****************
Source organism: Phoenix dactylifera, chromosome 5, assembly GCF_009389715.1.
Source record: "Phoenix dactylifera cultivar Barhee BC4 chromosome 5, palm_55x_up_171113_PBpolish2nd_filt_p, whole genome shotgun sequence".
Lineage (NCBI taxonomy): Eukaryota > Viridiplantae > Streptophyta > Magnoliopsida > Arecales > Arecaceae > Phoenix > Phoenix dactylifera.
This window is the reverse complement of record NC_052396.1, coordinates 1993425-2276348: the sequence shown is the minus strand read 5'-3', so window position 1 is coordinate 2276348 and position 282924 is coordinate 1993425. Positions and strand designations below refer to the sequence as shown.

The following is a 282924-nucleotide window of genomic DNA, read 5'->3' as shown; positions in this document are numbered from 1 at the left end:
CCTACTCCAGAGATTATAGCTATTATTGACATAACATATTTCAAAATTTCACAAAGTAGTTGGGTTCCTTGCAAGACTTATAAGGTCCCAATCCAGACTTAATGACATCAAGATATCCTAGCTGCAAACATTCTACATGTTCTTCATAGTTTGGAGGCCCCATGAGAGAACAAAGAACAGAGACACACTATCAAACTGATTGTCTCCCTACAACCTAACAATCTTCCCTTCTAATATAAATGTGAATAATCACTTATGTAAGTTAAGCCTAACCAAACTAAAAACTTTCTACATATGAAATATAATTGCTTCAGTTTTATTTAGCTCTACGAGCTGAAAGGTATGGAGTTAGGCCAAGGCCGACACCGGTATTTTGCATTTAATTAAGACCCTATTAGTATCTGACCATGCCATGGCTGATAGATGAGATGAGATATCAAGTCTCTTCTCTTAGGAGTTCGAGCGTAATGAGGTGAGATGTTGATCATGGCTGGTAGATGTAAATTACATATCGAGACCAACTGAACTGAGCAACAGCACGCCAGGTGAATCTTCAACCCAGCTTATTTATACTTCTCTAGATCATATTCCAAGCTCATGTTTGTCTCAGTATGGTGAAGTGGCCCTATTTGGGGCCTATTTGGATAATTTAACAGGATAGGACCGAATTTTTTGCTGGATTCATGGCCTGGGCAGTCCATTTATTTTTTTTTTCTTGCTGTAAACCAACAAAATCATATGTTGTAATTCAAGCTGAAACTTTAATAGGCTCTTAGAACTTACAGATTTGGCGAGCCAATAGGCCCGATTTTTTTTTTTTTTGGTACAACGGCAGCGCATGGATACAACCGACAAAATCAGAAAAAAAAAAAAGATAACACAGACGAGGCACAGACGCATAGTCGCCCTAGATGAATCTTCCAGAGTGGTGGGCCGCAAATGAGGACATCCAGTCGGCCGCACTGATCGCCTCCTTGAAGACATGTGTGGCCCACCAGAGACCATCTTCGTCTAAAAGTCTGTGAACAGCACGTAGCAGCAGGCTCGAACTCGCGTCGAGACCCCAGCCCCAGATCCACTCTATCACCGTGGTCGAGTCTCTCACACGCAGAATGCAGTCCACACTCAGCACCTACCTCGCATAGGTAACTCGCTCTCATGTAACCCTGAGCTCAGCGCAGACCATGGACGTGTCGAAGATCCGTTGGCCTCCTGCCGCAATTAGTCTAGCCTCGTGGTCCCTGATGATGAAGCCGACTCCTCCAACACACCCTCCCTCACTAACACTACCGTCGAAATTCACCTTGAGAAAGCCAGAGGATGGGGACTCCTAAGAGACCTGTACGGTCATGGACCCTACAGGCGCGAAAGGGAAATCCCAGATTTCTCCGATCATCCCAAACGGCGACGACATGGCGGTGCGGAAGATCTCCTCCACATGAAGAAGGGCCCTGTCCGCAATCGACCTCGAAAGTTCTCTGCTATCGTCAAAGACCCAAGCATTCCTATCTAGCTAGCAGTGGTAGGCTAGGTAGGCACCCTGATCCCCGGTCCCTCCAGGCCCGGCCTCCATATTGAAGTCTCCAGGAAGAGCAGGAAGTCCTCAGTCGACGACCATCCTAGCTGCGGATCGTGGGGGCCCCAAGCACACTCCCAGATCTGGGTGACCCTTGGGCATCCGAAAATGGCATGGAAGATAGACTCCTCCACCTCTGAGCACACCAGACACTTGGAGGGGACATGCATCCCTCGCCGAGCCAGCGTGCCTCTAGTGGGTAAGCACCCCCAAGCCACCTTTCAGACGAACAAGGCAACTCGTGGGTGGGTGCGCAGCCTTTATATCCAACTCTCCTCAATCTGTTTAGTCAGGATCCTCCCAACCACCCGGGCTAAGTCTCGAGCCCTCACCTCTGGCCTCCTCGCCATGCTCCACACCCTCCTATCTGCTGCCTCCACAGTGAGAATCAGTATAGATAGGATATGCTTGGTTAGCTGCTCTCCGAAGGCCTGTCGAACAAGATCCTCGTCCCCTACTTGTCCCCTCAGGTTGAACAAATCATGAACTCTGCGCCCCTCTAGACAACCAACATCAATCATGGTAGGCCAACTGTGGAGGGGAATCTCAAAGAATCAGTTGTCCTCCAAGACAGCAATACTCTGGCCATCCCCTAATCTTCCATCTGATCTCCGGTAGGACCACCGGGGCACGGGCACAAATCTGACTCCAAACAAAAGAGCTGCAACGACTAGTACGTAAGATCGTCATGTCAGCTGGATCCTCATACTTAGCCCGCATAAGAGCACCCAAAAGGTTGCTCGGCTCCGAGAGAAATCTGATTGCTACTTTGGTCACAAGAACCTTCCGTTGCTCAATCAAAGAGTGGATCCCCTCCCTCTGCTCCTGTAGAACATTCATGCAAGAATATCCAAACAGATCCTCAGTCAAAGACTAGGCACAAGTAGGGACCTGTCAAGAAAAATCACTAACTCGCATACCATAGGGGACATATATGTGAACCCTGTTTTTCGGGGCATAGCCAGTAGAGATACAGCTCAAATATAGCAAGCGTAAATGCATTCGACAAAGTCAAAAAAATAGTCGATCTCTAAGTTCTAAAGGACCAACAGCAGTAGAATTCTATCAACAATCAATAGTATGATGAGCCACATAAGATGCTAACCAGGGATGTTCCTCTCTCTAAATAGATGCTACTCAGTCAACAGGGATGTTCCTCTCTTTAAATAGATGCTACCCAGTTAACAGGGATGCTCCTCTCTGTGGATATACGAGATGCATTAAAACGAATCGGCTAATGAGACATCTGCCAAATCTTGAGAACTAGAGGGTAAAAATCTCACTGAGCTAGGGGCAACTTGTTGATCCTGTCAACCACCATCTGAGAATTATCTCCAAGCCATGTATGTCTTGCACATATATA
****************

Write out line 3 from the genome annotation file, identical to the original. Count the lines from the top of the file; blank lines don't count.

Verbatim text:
Lineage (NCBI taxonomy): Eukaryota > Viridiplantae > Streptophyta > Magnoliopsida > Arecales > Arecaceae > Phoenix > Phoenix dactylifera.